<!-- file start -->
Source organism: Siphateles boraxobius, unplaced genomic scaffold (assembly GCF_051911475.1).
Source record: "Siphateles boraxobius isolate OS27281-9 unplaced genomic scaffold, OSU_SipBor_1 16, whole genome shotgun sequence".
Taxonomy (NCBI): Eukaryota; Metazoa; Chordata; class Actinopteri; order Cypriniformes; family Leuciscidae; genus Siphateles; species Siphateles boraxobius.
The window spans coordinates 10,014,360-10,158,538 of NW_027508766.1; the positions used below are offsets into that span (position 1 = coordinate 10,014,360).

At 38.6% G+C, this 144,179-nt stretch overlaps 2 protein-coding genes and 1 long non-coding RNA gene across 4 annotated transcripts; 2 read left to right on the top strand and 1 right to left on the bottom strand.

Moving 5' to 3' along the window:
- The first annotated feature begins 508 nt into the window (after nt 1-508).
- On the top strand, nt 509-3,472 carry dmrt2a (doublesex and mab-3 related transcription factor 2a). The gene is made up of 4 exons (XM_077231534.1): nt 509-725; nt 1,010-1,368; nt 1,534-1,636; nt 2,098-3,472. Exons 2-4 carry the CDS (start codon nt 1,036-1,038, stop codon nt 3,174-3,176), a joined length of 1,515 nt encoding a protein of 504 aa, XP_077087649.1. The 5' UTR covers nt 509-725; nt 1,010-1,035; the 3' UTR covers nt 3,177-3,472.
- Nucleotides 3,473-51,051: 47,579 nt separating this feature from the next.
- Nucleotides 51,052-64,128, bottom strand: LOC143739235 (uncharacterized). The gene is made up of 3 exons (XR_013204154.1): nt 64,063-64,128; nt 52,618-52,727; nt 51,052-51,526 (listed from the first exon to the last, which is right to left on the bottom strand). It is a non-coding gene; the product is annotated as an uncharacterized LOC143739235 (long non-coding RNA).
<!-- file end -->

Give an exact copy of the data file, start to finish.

Source organism: Siphateles boraxobius, unplaced genomic scaffold (assembly GCF_051911475.1).
Source record: "Siphateles boraxobius isolate OS27281-9 unplaced genomic scaffold, OSU_SipBor_1 16, whole genome shotgun sequence".
Taxonomy (NCBI): Eukaryota; Metazoa; Chordata; class Actinopteri; order Cypriniformes; family Leuciscidae; genus Siphateles; species Siphateles boraxobius.
The window spans coordinates 10,014,360-10,158,538 of NW_027508766.1; the positions used below are offsets into that span (position 1 = coordinate 10,014,360).

At 38.6% G+C, this 144,179-nt stretch overlaps 2 protein-coding genes and 1 long non-coding RNA gene across 4 annotated transcripts; 2 read left to right on the top strand and 1 right to left on the bottom strand.

Moving 5' to 3' along the window:
- The first annotated feature begins 508 nt into the window (after nt 1-508).
- On the top strand, nt 509-3,472 carry dmrt2a (doublesex and mab-3 related transcription factor 2a). The gene is made up of 4 exons (XM_077231534.1): nt 509-725; nt 1,010-1,368; nt 1,534-1,636; nt 2,098-3,472. Exons 2-4 carry the CDS (start codon nt 1,036-1,038, stop codon nt 3,174-3,176), a joined length of 1,515 nt encoding a protein of 504 aa, XP_077087649.1. The 5' UTR covers nt 509-725; nt 1,010-1,035; the 3' UTR covers nt 3,177-3,472.
- Nucleotides 3,473-51,051: 47,579 nt separating this feature from the next.
- Nucleotides 51,052-64,128, bottom strand: LOC143739235 (uncharacterized). The gene is made up of 3 exons (XR_013204154.1): nt 64,063-64,128; nt 52,618-52,727; nt 51,052-51,526 (listed from the first exon to the last, which is right to left on the bottom strand). It is a non-coding gene; the product is annotated as an uncharacterized LOC143739235 (long non-coding RNA).